On 16 March, at 6pm, Borba’s Interactive Museum House will host Filipe Ladeiras, winemaker at Herdade da Cardeira, for another Wine Tasting, accompanied by regional snacks.
This property, located in Orada, in the municipality of Borba, defends the idea that wine is the result of a creative process that begins in the vineyard, passes through the cellar and ends with the bottle being opened by the consumer.
On February 17th, at 6 p.m., Borba’s Interactive House-Museum opens its cellar doors to welcome producer Rui Falé, from Courelas da Torre, for an evening of tastings of organic wines accompanied by regional snacks.
Inspired by ancient Rome, its winemaking techniques in clay pots, traditions and plays, we will create a carnival mask inspired by Roman theatre through clay!
After learning about the process of “Vinho de Talha” – the technique of making wine in clay pots left by the Romans over 2000 years ago – and how this nectar of the gods is still made in the Alentejo, we’ll travel back to ancient Rome.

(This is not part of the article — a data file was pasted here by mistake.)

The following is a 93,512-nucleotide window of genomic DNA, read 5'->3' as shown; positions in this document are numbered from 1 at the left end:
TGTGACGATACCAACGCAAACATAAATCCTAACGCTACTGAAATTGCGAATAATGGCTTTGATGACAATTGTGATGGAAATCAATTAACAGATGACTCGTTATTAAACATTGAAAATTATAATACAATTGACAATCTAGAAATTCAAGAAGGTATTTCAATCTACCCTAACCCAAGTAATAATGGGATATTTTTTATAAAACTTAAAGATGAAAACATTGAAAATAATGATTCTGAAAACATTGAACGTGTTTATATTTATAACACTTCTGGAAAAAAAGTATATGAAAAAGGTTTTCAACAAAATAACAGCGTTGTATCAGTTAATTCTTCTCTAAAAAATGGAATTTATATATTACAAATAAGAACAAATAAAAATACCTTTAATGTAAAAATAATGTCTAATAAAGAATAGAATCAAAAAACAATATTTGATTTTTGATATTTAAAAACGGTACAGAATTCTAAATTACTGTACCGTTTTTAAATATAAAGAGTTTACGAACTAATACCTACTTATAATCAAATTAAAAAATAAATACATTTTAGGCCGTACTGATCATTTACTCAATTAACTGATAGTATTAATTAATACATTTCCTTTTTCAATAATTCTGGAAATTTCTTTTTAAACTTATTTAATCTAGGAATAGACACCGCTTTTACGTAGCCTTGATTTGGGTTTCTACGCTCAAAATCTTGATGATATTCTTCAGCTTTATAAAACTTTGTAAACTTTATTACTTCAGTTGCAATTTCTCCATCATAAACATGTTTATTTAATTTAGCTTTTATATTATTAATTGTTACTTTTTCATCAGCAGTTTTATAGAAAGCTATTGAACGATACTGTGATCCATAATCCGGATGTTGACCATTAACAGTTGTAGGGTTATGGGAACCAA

We challenge families to create their own clay mask, inspired by the Roman masks used in theatre plays in the 1st century BC.
Around the 1st century BC, theatre in Ancient Rome was a diverse artistic form, ranging from street theatre and acrobatics at festivals to the staging of comedies by Roman playwrights, religious performances of a serious or satirical nature.
In Latin, Persona is the word for mask. Unlike today, where the mask has the role of concealing identity, at the time the mask was simply the object through which the actor personified his character.
When it came to painting and portraiture, the Romans were more realistic than the Greeks. They created detailed reproductions of faces. These masks represented generic types: young people, adult men, women, gods or kings.
The Casa Museu Interativa de Borba opens its cellar doors and invites you to a Fado Night with friends, wine and snacks! We welcomed Carlos Arvanas, Rute Sousa, José Geadas on viola and António Barros on Portuguese guitar.